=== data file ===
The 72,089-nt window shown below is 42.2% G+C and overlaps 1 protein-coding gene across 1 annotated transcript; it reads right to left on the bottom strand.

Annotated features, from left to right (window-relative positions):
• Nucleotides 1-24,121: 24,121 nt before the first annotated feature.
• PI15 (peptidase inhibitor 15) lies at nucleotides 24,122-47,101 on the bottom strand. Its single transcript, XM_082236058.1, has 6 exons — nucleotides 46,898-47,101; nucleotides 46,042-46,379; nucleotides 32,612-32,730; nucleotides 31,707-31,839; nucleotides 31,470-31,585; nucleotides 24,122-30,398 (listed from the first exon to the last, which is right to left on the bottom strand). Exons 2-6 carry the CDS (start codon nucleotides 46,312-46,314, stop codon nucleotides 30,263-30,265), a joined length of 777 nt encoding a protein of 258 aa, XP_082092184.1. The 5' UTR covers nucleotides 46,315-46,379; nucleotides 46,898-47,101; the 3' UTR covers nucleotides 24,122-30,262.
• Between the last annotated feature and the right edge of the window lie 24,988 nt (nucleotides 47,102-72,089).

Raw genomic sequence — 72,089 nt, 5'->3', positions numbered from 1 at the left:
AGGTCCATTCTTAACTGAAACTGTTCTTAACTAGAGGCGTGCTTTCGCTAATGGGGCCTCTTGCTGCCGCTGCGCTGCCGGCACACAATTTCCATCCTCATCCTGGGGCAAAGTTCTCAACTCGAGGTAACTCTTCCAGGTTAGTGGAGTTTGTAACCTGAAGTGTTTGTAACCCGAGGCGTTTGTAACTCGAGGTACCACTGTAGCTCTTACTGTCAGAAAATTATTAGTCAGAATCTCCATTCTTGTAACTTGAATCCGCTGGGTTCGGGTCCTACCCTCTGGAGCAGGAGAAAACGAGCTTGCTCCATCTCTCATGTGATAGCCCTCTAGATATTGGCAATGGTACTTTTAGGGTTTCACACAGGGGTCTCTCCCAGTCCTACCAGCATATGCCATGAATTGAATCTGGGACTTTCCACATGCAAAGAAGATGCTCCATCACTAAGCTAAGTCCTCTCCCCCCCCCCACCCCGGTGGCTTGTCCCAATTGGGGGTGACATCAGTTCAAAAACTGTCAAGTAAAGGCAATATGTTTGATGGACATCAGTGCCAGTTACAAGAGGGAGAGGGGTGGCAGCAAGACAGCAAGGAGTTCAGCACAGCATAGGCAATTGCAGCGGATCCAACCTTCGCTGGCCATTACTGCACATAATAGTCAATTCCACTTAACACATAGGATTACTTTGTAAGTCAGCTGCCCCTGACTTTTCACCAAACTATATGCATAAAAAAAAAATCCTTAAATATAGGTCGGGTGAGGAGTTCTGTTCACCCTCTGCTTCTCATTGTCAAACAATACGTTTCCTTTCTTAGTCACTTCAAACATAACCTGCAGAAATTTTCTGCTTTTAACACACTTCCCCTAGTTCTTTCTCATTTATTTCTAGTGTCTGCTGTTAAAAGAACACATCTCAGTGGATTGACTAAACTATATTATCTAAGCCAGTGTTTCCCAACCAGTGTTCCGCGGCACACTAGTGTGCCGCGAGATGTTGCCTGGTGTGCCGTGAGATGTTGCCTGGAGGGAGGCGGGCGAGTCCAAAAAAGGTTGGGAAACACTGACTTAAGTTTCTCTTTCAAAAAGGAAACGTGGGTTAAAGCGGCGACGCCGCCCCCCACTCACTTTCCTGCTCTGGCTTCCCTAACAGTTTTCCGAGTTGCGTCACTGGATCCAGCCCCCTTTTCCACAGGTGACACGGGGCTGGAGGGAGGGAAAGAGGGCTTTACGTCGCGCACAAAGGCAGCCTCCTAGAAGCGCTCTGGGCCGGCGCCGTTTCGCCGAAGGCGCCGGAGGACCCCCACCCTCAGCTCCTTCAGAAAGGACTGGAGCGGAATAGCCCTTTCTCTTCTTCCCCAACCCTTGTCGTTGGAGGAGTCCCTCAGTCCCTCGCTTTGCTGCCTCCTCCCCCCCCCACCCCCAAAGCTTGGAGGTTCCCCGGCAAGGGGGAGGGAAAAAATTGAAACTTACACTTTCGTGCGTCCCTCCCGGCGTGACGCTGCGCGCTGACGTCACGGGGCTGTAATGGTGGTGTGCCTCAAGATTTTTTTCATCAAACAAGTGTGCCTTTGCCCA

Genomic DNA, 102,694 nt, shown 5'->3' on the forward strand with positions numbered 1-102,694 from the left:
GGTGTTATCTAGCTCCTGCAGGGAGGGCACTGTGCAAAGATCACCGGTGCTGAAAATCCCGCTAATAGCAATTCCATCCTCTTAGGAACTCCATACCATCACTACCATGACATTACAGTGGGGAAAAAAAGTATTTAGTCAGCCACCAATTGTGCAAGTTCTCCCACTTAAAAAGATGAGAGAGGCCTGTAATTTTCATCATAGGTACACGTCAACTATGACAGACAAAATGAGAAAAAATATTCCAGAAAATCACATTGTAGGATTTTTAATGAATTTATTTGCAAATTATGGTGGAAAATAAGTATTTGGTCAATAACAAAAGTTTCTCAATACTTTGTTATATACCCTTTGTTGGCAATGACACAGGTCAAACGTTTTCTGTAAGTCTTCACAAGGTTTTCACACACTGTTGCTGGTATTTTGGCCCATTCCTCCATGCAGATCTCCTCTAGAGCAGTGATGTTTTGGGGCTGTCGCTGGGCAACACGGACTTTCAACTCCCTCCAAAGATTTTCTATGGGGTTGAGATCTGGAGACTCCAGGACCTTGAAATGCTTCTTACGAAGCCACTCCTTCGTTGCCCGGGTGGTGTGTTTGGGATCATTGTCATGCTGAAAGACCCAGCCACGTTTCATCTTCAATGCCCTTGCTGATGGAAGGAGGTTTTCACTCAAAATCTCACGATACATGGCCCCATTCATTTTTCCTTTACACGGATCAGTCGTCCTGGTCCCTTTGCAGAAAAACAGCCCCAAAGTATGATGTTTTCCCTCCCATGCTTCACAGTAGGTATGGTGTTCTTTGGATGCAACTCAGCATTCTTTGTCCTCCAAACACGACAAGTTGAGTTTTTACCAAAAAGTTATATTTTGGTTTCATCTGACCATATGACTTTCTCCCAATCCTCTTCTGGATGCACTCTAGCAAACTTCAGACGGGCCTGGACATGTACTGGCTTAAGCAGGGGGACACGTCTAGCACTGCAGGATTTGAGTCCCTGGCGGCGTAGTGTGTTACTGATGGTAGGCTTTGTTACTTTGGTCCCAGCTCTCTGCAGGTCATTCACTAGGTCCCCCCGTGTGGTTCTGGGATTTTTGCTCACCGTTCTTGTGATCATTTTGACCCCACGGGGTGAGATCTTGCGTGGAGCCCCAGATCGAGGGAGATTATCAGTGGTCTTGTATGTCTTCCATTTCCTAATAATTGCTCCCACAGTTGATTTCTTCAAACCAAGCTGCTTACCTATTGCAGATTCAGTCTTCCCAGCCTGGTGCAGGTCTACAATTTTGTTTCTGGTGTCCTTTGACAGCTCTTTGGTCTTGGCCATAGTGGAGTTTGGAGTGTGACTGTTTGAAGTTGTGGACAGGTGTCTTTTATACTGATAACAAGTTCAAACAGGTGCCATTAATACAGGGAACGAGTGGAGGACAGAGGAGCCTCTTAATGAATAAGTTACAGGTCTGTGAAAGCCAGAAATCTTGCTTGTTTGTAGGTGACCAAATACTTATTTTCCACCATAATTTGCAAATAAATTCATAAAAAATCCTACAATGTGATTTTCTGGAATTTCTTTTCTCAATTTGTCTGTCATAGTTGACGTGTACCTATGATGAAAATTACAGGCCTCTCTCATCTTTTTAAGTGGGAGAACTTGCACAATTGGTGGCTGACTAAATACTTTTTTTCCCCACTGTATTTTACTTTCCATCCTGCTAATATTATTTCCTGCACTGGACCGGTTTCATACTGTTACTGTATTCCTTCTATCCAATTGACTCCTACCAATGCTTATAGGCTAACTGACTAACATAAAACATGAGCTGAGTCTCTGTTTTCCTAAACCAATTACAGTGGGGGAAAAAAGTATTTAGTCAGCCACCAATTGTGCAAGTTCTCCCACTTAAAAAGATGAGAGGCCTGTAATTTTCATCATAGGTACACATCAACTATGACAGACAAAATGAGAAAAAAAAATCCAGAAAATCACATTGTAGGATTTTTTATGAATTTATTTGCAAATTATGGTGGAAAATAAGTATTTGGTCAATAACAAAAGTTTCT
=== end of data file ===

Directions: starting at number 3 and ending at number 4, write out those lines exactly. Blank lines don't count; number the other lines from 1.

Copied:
• Nucleotides 1-24,121: 24,121 nt before the first annotated feature.
• PI15 (peptidase inhibitor 15) lies at nucleotides 24,122-47,101 on the bottom strand. Its single transcript, XM_082236058.1, has 6 exons — nucleotides 46,898-47,101; nucleotides 46,042-46,379; nucleotides 32,612-32,730; nucleotides 31,707-31,839; nucleotides 31,470-31,585; nucleotides 24,122-30,398 (listed from the first exon to the last, which is right to left on the bottom strand). Exons 2-6 carry the CDS (start codon nucleotides 46,312-46,314, stop codon nucleotides 30,263-30,265), a joined length of 777 nt encoding a protein of 258 aa, XP_082092184.1. The 5' UTR covers nucleotides 46,315-46,379; nucleotides 46,898-47,101; the 3' UTR covers nucleotides 24,122-30,262.